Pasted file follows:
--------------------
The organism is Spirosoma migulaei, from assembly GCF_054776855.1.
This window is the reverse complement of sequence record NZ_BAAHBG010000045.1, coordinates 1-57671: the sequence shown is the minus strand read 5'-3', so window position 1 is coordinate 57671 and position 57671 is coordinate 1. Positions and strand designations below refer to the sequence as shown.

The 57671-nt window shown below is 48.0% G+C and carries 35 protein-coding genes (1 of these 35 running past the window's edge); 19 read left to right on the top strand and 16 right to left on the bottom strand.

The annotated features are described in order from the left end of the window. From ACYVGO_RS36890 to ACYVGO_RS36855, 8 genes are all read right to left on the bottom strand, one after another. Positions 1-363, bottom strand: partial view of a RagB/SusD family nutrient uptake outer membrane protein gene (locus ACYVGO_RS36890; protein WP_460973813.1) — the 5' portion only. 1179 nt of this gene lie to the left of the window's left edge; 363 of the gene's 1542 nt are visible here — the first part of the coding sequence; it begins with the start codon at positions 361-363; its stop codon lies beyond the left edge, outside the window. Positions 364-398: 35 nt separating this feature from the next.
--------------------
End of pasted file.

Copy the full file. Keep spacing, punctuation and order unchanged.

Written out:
The organism is Spirosoma migulaei, from assembly GCF_054776855.1.
This window is the reverse complement of sequence record NZ_BAAHBG010000045.1, coordinates 1-57671: the sequence shown is the minus strand read 5'-3', so window position 1 is coordinate 57671 and position 57671 is coordinate 1. Positions and strand designations below refer to the sequence as shown.

The 57671-nt window shown below is 48.0% G+C and carries 35 protein-coding genes (1 of these 35 running past the window's edge); 19 read left to right on the top strand and 16 right to left on the bottom strand.

The annotated features are described in order from the left end of the window. From ACYVGO_RS36890 to ACYVGO_RS36855, 8 genes are all read right to left on the bottom strand, one after another. Positions 1-363, bottom strand: partial view of a RagB/SusD family nutrient uptake outer membrane protein gene (locus ACYVGO_RS36890; protein WP_460973813.1) — the 5' portion only. 1179 nt of this gene lie to the left of the window's left edge; 363 of the gene's 1542 nt are visible here — the first part of the coding sequence; it begins with the start codon at positions 361-363; its stop codon lies beyond the left edge, outside the window. Positions 364-398: 35 nt separating this feature from the next.